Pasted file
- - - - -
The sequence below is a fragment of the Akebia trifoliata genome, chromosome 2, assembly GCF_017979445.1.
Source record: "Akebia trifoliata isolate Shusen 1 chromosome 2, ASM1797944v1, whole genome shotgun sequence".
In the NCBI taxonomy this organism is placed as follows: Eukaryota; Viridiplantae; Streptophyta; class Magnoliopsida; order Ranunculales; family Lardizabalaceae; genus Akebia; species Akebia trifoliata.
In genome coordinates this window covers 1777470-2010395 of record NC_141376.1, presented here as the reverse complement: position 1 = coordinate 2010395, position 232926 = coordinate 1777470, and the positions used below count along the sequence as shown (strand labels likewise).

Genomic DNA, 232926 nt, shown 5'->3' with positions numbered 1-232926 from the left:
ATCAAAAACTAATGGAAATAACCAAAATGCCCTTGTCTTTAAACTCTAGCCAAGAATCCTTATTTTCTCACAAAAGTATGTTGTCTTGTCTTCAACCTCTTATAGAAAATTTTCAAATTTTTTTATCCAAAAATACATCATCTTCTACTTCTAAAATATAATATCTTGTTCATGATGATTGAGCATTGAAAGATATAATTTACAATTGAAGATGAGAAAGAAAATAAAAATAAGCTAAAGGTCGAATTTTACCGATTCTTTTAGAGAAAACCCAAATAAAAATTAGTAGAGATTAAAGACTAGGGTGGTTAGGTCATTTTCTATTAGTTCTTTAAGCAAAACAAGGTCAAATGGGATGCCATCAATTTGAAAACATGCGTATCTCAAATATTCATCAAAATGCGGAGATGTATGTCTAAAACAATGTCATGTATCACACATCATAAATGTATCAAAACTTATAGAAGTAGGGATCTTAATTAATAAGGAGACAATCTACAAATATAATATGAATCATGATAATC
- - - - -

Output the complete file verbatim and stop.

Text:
The sequence below is a fragment of the Akebia trifoliata genome, chromosome 2, assembly GCF_017979445.1.
Source record: "Akebia trifoliata isolate Shusen 1 chromosome 2, ASM1797944v1, whole genome shotgun sequence".
In the NCBI taxonomy this organism is placed as follows: Eukaryota; Viridiplantae; Streptophyta; class Magnoliopsida; order Ranunculales; family Lardizabalaceae; genus Akebia; species Akebia trifoliata.
In genome coordinates this window covers 1777470-2010395 of record NC_141376.1, presented here as the reverse complement: position 1 = coordinate 2010395, position 232926 = coordinate 1777470, and the positions used below count along the sequence as shown (strand labels likewise).

Genomic DNA, 232926 nt, shown 5'->3' with positions numbered 1-232926 from the left:
ATCAAAAACTAATGGAAATAACCAAAATGCCCTTGTCTTTAAACTCTAGCCAAGAATCCTTATTTTCTCACAAAAGTATGTTGTCTTGTCTTCAACCTCTTATAGAAAATTTTCAAATTTTTTTATCCAAAAATACATCATCTTCTACTTCTAAAATATAATATCTTGTTCATGATGATTGAGCATTGAAAGATATAATTTACAATTGAAGATGAGAAAGAAAATAAAAATAAGCTAAAGGTCGAATTTTACCGATTCTTTTAGAGAAAACCCAAATAAAAATTAGTAGAGATTAAAGACTAGGGTGGTTAGGTCATTTTCTATTAGTTCTTTAAGCAAAACAAGGTCAAATGGGATGCCATCAATTTGAAAACATGCGTATCTCAAATATTCATCAAAATGCGGAGATGTATGTCTAAAACAATGTCATGTATCACACATCATAAATGTATCAAAACTTATAGAAGTAGGGATCTTAATTAATAAGGAGACAATCTACAAATATAATATGAATCATGATAATC